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Google plans to launch its Amazon Echo competitor later this year | Recode Daily: May 12, 2016

The project's internal code name: Chirp.

The Amazon Echo (l), Dot (m) and Tap (r)
The Amazon Echo (l), Dot (m) and Tap (r)
The Verge

.Google's voice-assisted search app is considered by many to be the best one out there, and soon it will have its own device to live in. The company plans to launch its own Amazon Echo competitor later this year. The internal project code name: Chirp.
[Mark Bergen | Recode]

.How did Facebook screw up its free mobile Internet program in India? In just about every way imaginable, says a very good Guardian feature. Mark Zuckerberg and executives clashed with entrepreneurs, telecoms, government officials and everyday people; a Facebook ad campaign only made things worse. Zuck has already started turning his attention further east.
[Rahul Bhatia | The Guardian]

.Arianna Huffington isn't Travis Kalanick's only media mogul soulmate. News Corp./21st Century Fox owner Rupert Murdoch has a small chunk of Uber that could be worth hundreds of million dollars.
[Johana Bhuiyan and Edmund Lee | Recode]

.On the latest Recode Media podcast, late night TV show host Samantha Bee talks to Peter Kafka about diversity, her old gig on Jon Stewart's "Daily Show" and how she puts her show online.
[Eric Johnson | Recode]

.Secretary of Defense Ashton Carter has been in Silicon Valley a lot this year (including on Kara Swisher's podcast) to persuade tech companies to work with the military. The Pentagon is especially obsessed with artificial intelligence, and an officials are literally invoking "Iron Man" to describe what they imagine the future of the U.S. military looks like.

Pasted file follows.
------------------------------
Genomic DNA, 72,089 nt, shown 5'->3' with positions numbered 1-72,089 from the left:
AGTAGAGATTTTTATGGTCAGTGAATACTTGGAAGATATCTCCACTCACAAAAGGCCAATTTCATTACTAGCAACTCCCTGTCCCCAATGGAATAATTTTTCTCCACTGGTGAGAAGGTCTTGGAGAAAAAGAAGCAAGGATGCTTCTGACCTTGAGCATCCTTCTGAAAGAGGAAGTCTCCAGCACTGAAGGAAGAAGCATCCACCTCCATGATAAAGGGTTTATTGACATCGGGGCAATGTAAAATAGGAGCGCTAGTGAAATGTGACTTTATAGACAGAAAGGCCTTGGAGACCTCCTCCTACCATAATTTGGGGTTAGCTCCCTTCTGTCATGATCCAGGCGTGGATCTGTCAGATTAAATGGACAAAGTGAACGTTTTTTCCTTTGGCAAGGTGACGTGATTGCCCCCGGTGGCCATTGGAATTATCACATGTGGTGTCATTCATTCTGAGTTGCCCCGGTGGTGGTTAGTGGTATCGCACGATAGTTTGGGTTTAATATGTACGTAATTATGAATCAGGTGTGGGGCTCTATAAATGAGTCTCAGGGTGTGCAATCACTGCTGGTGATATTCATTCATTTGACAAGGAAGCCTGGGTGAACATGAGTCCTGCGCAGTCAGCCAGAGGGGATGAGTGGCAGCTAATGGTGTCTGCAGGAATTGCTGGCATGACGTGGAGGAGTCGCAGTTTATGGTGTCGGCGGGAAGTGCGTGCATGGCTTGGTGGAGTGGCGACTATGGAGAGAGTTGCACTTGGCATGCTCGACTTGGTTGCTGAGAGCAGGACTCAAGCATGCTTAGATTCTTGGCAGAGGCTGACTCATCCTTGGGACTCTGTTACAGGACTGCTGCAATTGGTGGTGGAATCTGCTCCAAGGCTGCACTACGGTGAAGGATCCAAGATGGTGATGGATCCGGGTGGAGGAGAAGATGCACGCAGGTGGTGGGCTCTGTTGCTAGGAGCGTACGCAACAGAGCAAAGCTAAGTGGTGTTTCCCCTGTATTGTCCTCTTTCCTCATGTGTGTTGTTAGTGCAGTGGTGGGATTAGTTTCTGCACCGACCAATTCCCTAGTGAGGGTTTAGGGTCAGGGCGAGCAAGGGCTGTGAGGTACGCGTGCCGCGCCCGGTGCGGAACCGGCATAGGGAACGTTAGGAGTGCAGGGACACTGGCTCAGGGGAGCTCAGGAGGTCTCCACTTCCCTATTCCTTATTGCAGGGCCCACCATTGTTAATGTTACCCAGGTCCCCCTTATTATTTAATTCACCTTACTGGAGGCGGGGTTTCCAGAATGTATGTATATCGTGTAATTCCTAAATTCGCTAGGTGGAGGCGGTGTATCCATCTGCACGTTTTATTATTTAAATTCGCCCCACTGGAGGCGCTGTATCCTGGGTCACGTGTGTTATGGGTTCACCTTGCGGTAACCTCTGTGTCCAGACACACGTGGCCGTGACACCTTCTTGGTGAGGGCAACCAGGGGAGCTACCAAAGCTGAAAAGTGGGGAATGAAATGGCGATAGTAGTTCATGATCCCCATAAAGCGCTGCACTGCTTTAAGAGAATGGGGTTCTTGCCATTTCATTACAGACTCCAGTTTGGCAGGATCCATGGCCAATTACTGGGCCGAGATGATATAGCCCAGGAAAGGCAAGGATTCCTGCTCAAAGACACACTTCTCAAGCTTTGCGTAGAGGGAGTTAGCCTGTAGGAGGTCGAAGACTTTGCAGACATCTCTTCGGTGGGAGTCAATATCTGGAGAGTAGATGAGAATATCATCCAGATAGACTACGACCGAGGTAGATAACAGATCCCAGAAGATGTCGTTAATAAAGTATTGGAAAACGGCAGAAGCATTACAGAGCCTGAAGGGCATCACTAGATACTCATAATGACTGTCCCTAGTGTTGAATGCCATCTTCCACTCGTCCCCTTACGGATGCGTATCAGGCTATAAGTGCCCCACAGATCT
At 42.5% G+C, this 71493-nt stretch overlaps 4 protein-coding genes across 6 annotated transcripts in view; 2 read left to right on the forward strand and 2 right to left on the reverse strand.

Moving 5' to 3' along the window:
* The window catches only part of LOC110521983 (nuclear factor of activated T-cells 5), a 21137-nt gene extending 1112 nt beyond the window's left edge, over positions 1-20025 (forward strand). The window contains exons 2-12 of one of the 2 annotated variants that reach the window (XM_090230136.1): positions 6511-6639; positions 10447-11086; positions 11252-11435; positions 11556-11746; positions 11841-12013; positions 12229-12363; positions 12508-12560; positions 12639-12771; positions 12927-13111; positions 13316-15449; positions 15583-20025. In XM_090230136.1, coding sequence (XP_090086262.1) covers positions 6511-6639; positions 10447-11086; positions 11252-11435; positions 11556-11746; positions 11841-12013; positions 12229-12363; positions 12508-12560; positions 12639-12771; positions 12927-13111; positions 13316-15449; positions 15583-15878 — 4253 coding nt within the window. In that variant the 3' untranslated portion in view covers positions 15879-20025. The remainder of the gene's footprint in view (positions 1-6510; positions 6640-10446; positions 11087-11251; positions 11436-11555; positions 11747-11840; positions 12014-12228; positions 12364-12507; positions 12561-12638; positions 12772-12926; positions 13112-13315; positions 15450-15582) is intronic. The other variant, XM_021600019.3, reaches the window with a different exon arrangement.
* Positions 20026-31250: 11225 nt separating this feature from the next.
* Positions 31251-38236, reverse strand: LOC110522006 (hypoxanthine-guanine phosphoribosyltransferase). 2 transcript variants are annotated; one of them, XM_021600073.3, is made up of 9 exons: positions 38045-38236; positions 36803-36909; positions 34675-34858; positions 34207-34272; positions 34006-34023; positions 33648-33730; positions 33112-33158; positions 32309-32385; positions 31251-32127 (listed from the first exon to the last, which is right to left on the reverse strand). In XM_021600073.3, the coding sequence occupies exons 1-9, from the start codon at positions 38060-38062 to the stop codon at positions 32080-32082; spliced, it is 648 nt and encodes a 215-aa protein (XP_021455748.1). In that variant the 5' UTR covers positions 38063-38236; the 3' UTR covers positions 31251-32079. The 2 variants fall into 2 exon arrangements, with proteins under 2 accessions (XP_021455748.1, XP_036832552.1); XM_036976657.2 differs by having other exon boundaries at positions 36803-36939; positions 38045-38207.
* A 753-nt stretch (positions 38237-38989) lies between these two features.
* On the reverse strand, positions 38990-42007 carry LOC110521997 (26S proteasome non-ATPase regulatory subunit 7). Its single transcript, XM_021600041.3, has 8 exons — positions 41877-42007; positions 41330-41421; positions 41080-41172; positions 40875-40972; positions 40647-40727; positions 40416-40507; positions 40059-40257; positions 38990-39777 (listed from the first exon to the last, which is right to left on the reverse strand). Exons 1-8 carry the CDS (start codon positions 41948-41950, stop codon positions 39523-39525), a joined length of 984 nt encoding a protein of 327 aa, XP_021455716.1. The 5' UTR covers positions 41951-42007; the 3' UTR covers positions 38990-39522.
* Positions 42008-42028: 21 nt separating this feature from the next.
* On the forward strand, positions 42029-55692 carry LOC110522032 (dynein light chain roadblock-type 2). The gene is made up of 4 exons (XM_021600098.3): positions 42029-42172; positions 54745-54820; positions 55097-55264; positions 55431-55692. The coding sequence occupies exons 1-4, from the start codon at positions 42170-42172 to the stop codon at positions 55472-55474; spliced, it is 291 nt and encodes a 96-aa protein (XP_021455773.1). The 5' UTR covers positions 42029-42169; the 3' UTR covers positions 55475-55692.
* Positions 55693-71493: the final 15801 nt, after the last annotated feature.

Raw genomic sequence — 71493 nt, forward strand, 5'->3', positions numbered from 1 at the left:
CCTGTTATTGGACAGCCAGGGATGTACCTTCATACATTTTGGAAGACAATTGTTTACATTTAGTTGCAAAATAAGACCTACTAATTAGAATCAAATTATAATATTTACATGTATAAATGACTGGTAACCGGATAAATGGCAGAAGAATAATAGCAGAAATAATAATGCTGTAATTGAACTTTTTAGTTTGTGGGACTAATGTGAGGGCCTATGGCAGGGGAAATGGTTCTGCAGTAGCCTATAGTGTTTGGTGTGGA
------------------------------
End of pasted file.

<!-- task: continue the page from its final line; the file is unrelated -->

[John Markoff | The New York Times]

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By Peter Kafka
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Allegations that news curators routinely suppress news of interest to conservatives riled the GOP.
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Information doesn't want to be that free.
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It'll disappear from app stores soon and stop working altogether at the end of August.
Michael Ratner, in the words of a friend, "sued some of the most powerful people in the world on behalf of some of the least powerful." He helped bring down stop-and-frisk in New York City, and he successfully persuaded the Supreme Court that Guantanamo prisoners had legal rights. His New York Times obituary is pretty inspiring. Ratner died of complications of cancer, at 72.

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